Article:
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Sue Cowan Williams Library will be closed for renovations for a while



Little Rock, Arkansas – At the end of this week, a well-liked Little Rock library will close so that renovations can help update it.

Starting on November 3, the Sue Cowan Williams Library will be closed for a period of four to six months.

However, there will be some significant enhancements and changes when it reopens.

Many individuals in Little Rock’s Dunbar Historic Neighborhood rely on the library not only as a resource but also as a venue to access essential materials and enjoy the arts.

“People in this neighborhood come to our library for the wi-fi, for printing, for faxing, for scanning, books, DVDs, and we have a very large population of individuals who come to hang out because of the feel that the library has, a sense of community,” said Latina Sheard, library manage.

For the past 22 years, Sheard has entered Williams Library, serving as manager for 16 of those years.

According to her, Williams is a neighborhood library that is typically filled even when it looks like the parking lot is vacant.

“We have several kids who walk. We have adult patrons walk. It’s going to be a disruption,” Sheard said. “Fletcher, Children’s, Main [libraries] are not necessarily walkable from this neighborhood. So, it will be a disruption but it’s a good disruption.”

The structure was built in 1997, and now that a Little Rock 2022 referendum was approved, it will receive some much-needed upgrades. As of right now, the project has a total budget of $1,872,645.

Kate East works as a partner in the women’s and minority-owned company AMR Architects, INC. They have, in her words, “created something really exciting for the community.”

She added that community input played a part in the Williams Library renovation process.

“They love the idea of a community kitchen, but they also brought up simple things like adding an all-gender restroom, they brought up the need for more private study rooms,” East said. “Another big change you’ll see is the front entrance of the building is moving from the north side of the building over to the west side of the building.”

East even verified that a special area reserved for teenagers will exist.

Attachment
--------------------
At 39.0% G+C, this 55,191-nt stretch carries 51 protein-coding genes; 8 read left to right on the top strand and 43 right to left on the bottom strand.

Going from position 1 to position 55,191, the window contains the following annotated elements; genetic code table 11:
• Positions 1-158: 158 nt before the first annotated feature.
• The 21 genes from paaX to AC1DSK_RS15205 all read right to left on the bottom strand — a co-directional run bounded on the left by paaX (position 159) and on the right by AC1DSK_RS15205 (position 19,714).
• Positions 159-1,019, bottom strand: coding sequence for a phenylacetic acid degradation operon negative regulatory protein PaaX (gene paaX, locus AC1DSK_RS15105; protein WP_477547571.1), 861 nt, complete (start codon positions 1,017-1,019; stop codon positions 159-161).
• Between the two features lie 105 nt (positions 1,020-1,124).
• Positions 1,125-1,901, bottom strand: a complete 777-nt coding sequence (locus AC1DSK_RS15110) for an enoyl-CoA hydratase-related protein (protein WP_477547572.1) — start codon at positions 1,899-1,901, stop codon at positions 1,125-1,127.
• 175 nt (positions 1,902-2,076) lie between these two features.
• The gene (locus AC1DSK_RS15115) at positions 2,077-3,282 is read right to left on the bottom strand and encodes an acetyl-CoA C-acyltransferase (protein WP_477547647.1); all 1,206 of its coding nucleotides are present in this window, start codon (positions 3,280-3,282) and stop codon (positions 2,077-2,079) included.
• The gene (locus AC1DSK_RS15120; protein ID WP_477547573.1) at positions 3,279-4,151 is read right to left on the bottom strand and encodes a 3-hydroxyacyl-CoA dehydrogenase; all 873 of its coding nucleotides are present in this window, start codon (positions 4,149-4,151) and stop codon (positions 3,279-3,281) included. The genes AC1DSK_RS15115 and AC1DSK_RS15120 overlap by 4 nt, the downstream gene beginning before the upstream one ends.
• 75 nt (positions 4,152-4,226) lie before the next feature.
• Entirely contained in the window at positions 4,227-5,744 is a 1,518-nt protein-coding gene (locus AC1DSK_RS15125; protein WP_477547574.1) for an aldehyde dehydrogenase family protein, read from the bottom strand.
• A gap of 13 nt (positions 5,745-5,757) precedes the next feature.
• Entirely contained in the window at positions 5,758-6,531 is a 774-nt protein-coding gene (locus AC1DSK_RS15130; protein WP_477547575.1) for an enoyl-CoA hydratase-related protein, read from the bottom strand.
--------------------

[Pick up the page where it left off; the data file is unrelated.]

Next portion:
“I want to shout out our team, AMR architects. James Sullivan is the architect. I’m the interior designer on the project. But we also have Crystal C. Mercer Watson now on our team,” East said. “We have really splashed it with color. We want this to say welcome, everybody come in. We’re fun. We’re inclusive.”

Additionally, the Little Rock School District is granting Williams the free use of three vacant classrooms at Dunbar Middle School for after-school programs, enabling him to carry on his work with local kids.

“The library is named for Sue Cowan Williams, who taught at Dunbar and she fought for African-American teachers to be paid the same as their white counterparts. She loved learning. She loves students,” Sheard said. “I hear from several people that the question she asked people was ‘What did you learn today?’ And that fits perfectly with the library. We have people who say, ‘Why are all these kids in the library’ and I say where else would you want them to be, if not in the library.”

In the end, they want the library to remain a safe place, according to Sheard.

“I hope our legacy is a welcoming place for the community, but especially for children, to have a place to go to feel comfortable to feel loved,” Sheard said.

In order to assist individuals who would be impacted by the closure but still need to visit the other branches, the library system has an agreement with Rock Region Metro.

Caregivers and young people may be eligible for a free monthly bus pass through that program, which allows them to visit other CALS offices that are inaccessible.


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